CONTENT MARKETING 101: Understanding this modern marketing tactic [Part 1]

Posted by Melissa Brown on April 11, 2018

04_18Content Marketing Facebook

It’s annoying, and we’ve all been there.

You’re scrolling through your Facebook feed, enjoying your friends’ pictures and laughing at some recently uploaded Saturday Night Live videos. Suddenly, your enjoyment is interrupted by an ad for a new mattress cover that’s supposed to improve your sleep or the latest line of dresses at a local retailer.

These ads are interrupting your News Feed, and that’s why it’s called interruptive marketing. Other examples of interruptive marketing include traditional forms of advertising like television, radio and print ads.

interruptive ads

Interruptive Marketing Ads

Because interruptive marketing is so, well, interruptive, only a few will read the ads, much less click on it and buy what people are selling. As consumers get more savvy at avoiding ads, marketers must shift their focus to meet their consumer’s needs, not simply their own. 

Content marketing (also known as “permission marketing” or “inbound marketing”) does just that. It’s the opposite of interruptive marketing, because people are seeking the information you present, rather than being annoyed by ads pushed in front of them when they don’t want them.

What is content marketing?

The Content Marketing Institute defines content marketing as “a strategic marketing approach, focused on creating and distributing valuable, relevant and consistent content to attract and retain a clearly defined audience.”

In other words, instead of posting and distributing sales-pitch-style ads, you’re attracting an audience by providing them with useful information (content) that solves their problems.

Moz.com describes it as “shortening the distance” between your potential customer and your product, making it more likely they’ll purchase from you at a later date.

And it’s not something to ignore.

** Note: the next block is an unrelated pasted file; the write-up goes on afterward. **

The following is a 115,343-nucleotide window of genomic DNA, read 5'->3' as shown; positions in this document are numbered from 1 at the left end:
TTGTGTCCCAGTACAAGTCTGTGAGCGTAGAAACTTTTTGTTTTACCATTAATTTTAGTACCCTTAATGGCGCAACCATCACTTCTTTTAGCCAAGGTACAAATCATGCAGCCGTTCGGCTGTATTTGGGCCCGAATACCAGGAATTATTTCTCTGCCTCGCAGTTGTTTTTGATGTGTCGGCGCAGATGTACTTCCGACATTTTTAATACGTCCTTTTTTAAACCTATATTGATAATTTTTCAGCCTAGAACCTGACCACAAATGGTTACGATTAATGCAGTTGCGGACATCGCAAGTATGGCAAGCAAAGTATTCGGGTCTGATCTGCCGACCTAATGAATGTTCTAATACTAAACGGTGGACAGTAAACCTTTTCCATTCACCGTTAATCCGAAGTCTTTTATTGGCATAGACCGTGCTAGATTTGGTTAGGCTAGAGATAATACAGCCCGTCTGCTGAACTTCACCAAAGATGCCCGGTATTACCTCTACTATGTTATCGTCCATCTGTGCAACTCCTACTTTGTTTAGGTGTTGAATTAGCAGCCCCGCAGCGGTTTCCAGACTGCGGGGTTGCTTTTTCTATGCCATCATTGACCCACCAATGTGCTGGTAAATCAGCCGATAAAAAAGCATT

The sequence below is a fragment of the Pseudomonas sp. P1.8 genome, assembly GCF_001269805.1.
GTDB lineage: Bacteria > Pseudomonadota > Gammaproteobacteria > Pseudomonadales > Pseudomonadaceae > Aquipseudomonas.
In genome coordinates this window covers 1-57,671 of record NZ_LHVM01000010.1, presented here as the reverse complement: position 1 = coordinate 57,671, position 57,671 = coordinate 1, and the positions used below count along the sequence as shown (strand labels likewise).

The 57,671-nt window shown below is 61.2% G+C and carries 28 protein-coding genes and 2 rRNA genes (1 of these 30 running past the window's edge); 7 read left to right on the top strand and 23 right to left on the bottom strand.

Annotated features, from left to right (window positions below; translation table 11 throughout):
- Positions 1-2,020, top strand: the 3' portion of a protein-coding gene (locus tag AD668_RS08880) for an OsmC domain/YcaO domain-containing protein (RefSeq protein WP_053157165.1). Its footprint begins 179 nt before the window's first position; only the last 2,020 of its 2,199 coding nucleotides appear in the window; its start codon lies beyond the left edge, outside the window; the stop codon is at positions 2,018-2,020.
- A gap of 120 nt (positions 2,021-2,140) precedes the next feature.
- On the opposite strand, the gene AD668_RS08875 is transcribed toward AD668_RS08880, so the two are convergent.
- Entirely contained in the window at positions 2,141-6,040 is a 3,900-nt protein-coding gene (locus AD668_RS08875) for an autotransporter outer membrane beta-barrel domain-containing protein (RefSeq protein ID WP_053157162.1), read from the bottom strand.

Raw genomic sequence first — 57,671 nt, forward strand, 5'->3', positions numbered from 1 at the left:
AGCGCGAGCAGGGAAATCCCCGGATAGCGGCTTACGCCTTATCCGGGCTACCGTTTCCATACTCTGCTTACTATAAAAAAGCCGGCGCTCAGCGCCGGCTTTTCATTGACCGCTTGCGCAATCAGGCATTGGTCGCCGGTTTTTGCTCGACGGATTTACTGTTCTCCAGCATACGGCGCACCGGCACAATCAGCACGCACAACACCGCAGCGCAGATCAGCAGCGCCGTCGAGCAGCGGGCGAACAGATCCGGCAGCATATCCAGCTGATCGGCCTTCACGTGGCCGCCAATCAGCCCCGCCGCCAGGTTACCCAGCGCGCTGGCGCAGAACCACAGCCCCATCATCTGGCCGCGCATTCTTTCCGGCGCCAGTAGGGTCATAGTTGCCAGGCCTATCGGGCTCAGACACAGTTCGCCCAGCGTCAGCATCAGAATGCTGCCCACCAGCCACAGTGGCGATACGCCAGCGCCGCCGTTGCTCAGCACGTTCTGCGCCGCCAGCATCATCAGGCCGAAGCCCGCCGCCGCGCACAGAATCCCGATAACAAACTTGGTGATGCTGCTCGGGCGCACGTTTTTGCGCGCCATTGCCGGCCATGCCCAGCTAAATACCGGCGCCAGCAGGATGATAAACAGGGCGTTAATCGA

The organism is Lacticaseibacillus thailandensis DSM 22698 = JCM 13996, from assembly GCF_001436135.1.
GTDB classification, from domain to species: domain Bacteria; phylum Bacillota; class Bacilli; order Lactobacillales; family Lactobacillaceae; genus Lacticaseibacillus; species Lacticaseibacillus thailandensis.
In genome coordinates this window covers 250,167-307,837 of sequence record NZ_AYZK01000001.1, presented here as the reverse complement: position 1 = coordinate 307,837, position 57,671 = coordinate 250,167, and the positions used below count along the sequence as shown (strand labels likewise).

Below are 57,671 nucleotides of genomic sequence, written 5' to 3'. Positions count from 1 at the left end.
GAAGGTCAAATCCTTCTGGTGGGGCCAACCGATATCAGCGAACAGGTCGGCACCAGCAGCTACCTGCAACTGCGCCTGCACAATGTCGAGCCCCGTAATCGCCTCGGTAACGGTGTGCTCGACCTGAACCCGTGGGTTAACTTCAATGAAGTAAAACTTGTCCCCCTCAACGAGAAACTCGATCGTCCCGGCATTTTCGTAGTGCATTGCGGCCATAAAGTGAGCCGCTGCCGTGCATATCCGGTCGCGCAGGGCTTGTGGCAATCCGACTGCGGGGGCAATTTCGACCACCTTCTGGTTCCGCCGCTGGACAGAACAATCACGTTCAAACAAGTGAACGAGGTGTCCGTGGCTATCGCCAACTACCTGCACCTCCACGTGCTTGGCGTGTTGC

A recent Express Writer’s infographic reported that average marketers spend around 29 percent of their total marketing budgets on creating and distributing content. It also reported that content marketing will be a $300-billion industry by 2019, meaning this isn’t a fleeting trend.

Here’s how it works

If you’ve been on social media lately, you may have come across recipe how-to videos by Tasty, a company that sells cooking supplies and cookbooks. However, instead of seeing salesy posts about their products, you’re more likely to see their helpful how-to videos shared among your friends on social media.

contentmarketing adsContent Marketing Ad

This post (see photo above), for example, provides a quick video on how to make macarons with a link to the full recipe. This post has garnered 64,000 shares, 39 million views and more than 9,000 comments.

As consumers see Tasty’s posts over and over again (because their friends are sharing the content over and over again), they’re developing a top-of-mind awareness of Tasty. And their impression of Tasty is positive, because they perceive the company as providing content that is useful. Furthermore, if people like their videos enough, the hope is they will either click to become regular followers or visit Tasty’s profile, where they can learn more about the company’s offerings and even purchase their products.

The great thing is, this model can work for any industry. A realtor could provide an educational blog post, featuring “Top 10 questions to ask realtors before hiring them.” An accountant could provide a downloadable, printable infographic with all the important tax deadlines a business should know for the year. A not-for-profit organization could provide a fact sheet about recent laws that were made or share media coverage about an issue people care about.

How can you apply content marketing to your business or organization? Consider:

  • Blogs
  • Infographics
  • Guides
  • Webinars
  • Ready-to-present PowerPoint decks
  • Templates
  • Videos
  • Frequently asked questions/answers
  • White papers
  • And more
(What other content have you shared with your audience? Let us know in the comments!)

By providing this type of content to your target audience, you’re more likely to develop a loyal following of people who will now consider you an industry expert and a trustworthy place to go the next time they need your product.

Ready to get started?

The idea of beginning to create content for this type of marketing can sometimes be overwhelming. We can help! Our team is keeping up with content-marketing trends and best practices and is ready to jump in and support your organization. Contact us to get started with content marketing!

See also:

Topics: social media, content marketing, inbound marketing, permission marketing, interruptive marketing, writing, communications, marketing

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